As part of the World’s Documentary Heritage, the largest archive on the victims of Nazi persecution should be accessible to as many people as possible. This is why the Arolsen Archives are publishing more and more of their holdings online. It is already possible for anyone to conduct research conveniently from anywhere – academics, members of the families of victims of Nazi persecution, people involved in educational projects and any other interested parties.

Please note the following when you search in the online archive: even if you do not get any search results, documents may still exist – or there may be more documents than those listed in the results. There are two reasons for this. Firstly, only some parts of the holdings can be viewed online. Secondly, some documents are only available in scanned form, so the search function does not yet cover the full content. This applies to lists of names from concentration camps, for example.

Holdings concerning Nazi persecution in the online archive

Which of the 30 million original documents are already available online? Primarily those documents which are of particular public interest are already online, such as documents from concentration camps and ghettos. Another criterion is how well the collections have been prepared and how searchable they are. Documents on death marches can be searched using maps, for example – a practical research function that is helpful for regional commemoration and educational projects, amongst other things.

The online archive focuses on the following themes:

  • Displaced persons: An easily searchable collection from the post-war period which includes documents such as questionnaires from the International Refugee Organization (IRO), often with photos of people.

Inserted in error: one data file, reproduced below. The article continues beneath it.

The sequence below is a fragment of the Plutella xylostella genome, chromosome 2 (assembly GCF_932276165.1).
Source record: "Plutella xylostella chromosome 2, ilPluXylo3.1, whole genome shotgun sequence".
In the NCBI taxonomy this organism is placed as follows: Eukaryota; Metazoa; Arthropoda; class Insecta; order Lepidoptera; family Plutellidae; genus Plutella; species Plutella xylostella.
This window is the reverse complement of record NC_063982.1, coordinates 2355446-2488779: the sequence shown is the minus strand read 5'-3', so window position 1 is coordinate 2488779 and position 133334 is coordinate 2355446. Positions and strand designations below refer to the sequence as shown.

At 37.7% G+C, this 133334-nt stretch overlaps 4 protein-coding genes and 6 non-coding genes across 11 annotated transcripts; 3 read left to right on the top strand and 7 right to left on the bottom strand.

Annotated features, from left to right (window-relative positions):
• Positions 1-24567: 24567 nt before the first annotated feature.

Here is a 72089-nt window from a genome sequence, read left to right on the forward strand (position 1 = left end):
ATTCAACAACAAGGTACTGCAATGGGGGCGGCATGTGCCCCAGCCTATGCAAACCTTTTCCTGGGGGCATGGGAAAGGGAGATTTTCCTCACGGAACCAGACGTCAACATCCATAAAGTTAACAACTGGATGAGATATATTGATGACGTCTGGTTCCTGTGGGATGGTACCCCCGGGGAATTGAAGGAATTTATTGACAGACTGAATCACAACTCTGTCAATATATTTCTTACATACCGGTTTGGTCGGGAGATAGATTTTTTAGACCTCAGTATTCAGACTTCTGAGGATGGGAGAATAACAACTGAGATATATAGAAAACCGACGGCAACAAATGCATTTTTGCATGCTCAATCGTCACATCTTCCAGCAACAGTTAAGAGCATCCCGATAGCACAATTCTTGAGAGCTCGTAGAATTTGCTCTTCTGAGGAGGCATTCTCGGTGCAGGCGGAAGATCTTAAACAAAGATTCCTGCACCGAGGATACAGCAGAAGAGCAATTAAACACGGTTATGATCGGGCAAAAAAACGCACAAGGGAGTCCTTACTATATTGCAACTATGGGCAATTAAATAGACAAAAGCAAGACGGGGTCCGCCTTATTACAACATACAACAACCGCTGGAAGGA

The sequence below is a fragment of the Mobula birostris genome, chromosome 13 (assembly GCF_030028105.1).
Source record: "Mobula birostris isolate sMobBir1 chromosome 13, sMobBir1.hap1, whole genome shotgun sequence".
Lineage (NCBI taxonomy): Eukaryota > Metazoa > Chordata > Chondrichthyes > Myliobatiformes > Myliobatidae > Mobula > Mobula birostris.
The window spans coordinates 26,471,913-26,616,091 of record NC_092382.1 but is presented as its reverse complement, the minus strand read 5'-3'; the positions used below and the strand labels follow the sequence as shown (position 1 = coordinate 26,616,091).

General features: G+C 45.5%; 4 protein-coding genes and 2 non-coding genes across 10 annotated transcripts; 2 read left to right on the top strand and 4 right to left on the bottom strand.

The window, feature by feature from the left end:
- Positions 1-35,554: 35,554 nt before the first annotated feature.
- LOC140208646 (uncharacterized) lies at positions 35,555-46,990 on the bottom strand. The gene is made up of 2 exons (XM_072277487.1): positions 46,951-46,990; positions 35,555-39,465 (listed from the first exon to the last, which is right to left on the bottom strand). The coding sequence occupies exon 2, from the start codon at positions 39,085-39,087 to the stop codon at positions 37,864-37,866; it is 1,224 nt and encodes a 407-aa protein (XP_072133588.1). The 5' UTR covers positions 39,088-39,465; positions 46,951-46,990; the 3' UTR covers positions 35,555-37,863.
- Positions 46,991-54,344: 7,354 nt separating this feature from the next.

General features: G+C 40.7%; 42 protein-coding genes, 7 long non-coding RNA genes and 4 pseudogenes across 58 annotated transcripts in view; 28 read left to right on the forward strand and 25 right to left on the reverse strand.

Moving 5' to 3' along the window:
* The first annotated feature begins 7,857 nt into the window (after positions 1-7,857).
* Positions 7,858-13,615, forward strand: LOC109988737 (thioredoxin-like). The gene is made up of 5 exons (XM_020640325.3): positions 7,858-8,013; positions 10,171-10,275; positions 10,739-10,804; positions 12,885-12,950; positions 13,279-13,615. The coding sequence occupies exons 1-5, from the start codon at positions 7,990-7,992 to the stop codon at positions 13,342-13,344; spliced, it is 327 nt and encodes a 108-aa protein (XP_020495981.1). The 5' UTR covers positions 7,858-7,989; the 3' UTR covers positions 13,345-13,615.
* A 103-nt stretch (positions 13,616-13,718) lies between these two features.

• Concentration camps, ghettos, Nazi penal institutions: Personal documents about individual prisoners, particularly comprehensive from the Dachau and Buchenwald concentration camps. Lists are also included, such as transport lists and prisoner lists from the various camps.
  • Special collections: Photos of all the personal effects, for example.

Two additional search tools

Geo-referenced documents help you search for information about the death marches: Find locations mentioned in the documents in a map view, and use the map to find the documents for a specific location.

You can access the photos of prisoners’ personal effects here too and research the names and nationalities of people who were stripped of their personal belongings when they were imprisoned.

To the tools

Search the general inventory

The general inventory is an overview of the collection of the Arolsen Archives. If you want to find information on or do research on topics related to either the Nazi or the post-war period, you can find out here which topics are covered by the collection. It is particularly worthwhile searching here if you want to find out more about documents that are not yet available in the online archive.

To the general inventory

Get to know our special collections

Did you know that the Arolsen Archives have 50 million reference cards with information on 17.5 million people? And that this makes them a truly unique memorial made of paper and documenting Nazi crimes and their consequences? Other interesting information on the Central Name Index and other special collections of the archive can be found here.


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